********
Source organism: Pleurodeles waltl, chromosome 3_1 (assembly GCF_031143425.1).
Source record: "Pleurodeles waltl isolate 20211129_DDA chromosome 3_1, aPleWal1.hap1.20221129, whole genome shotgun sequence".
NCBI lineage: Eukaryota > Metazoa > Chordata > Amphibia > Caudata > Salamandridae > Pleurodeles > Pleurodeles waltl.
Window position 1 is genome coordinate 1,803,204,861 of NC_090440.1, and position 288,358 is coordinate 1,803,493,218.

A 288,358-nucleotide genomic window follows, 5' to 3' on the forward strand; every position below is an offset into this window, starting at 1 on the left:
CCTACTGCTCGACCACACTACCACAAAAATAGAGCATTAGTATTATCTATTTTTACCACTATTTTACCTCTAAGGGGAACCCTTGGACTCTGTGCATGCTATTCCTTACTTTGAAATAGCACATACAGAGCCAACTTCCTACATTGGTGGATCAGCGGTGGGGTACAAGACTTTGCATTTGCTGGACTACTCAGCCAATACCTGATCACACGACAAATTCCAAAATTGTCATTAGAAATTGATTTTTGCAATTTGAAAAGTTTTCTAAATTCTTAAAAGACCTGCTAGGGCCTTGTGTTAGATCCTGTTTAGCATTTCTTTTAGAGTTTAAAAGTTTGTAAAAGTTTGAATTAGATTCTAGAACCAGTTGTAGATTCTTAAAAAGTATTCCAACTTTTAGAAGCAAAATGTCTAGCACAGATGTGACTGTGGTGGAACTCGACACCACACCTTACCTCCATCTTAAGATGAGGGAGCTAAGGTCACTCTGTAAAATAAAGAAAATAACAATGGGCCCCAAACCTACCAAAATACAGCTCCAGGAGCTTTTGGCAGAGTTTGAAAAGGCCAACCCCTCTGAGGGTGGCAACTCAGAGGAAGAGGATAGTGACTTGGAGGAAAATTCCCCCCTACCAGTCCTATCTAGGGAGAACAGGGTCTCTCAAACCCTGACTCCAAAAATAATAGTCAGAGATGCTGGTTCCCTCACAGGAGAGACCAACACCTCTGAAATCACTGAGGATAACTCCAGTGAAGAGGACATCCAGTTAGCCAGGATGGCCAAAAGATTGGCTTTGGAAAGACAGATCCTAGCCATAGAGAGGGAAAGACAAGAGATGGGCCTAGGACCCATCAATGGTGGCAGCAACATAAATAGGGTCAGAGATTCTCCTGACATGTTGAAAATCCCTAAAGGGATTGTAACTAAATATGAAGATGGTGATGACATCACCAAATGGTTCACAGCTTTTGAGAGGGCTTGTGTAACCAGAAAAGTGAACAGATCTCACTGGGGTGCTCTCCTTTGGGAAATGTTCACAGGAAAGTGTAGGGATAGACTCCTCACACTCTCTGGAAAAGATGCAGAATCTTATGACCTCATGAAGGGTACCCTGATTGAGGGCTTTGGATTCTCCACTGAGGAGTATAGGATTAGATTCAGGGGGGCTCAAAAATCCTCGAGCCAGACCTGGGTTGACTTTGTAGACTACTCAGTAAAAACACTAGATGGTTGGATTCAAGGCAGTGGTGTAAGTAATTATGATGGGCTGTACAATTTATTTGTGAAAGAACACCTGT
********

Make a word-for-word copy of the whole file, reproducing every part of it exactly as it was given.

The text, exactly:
Source organism: Pleurodeles waltl, chromosome 3_1 (assembly GCF_031143425.1).
Source record: "Pleurodeles waltl isolate 20211129_DDA chromosome 3_1, aPleWal1.hap1.20221129, whole genome shotgun sequence".
NCBI lineage: Eukaryota > Metazoa > Chordata > Amphibia > Caudata > Salamandridae > Pleurodeles > Pleurodeles waltl.
Window position 1 is genome coordinate 1,803,204,861 of NC_090440.1, and position 288,358 is coordinate 1,803,493,218.

A 288,358-nucleotide genomic window follows, 5' to 3' on the forward strand; every position below is an offset into this window, starting at 1 on the left:
CCTACTGCTCGACCACACTACCACAAAAATAGAGCATTAGTATTATCTATTTTTACCACTATTTTACCTCTAAGGGGAACCCTTGGACTCTGTGCATGCTATTCCTTACTTTGAAATAGCACATACAGAGCCAACTTCCTACATTGGTGGATCAGCGGTGGGGTACAAGACTTTGCATTTGCTGGACTACTCAGCCAATACCTGATCACACGACAAATTCCAAAATTGTCATTAGAAATTGATTTTTGCAATTTGAAAAGTTTTCTAAATTCTTAAAAGACCTGCTAGGGCCTTGTGTTAGATCCTGTTTAGCATTTCTTTTAGAGTTTAAAAGTTTGTAAAAGTTTGAATTAGATTCTAGAACCAGTTGTAGATTCTTAAAAAGTATTCCAACTTTTAGAAGCAAAATGTCTAGCACAGATGTGACTGTGGTGGAACTCGACACCACACCTTACCTCCATCTTAAGATGAGGGAGCTAAGGTCACTCTGTAAAATAAAGAAAATAACAATGGGCCCCAAACCTACCAAAATACAGCTCCAGGAGCTTTTGGCAGAGTTTGAAAAGGCCAACCCCTCTGAGGGTGGCAACTCAGAGGAAGAGGATAGTGACTTGGAGGAAAATTCCCCCCTACCAGTCCTATCTAGGGAGAACAGGGTCTCTCAAACCCTGACTCCAAAAATAATAGTCAGAGATGCTGGTTCCCTCACAGGAGAGACCAACACCTCTGAAATCACTGAGGATAACTCCAGTGAAGAGGACATCCAGTTAGCCAGGATGGCCAAAAGATTGGCTTTGGAAAGACAGATCCTAGCCATAGAGAGGGAAAGACAAGAGATGGGCCTAGGACCCATCAATGGTGGCAGCAACATAAATAGGGTCAGAGATTCTCCTGACATGTTGAAAATCCCTAAAGGGATTGTAACTAAATATGAAGATGGTGATGACATCACCAAATGGTTCACAGCTTTTGAGAGGGCTTGTGTAACCAGAAAAGTGAACAGATCTCACTGGGGTGCTCTCCTTTGGGAAATGTTCACAGGAAAGTGTAGGGATAGACTCCTCACACTCTCTGGAAAAGATGCAGAATCTTATGACCTCATGAAGGGTACCCTGATTGAGGGCTTTGGATTCTCCACTGAGGAGTATAGGATTAGATTCAGGGGGGCTCAAAAATCCTCGAGCCAGACCTGGGTTGACTTTGTAGACTACTCAGTAAAAACACTAGATGGTTGGATTCAAGGCAGTGGTGTAAGTAATTATGATGGGCTGTACAATTTATTTGTGAAAGAACACCTGT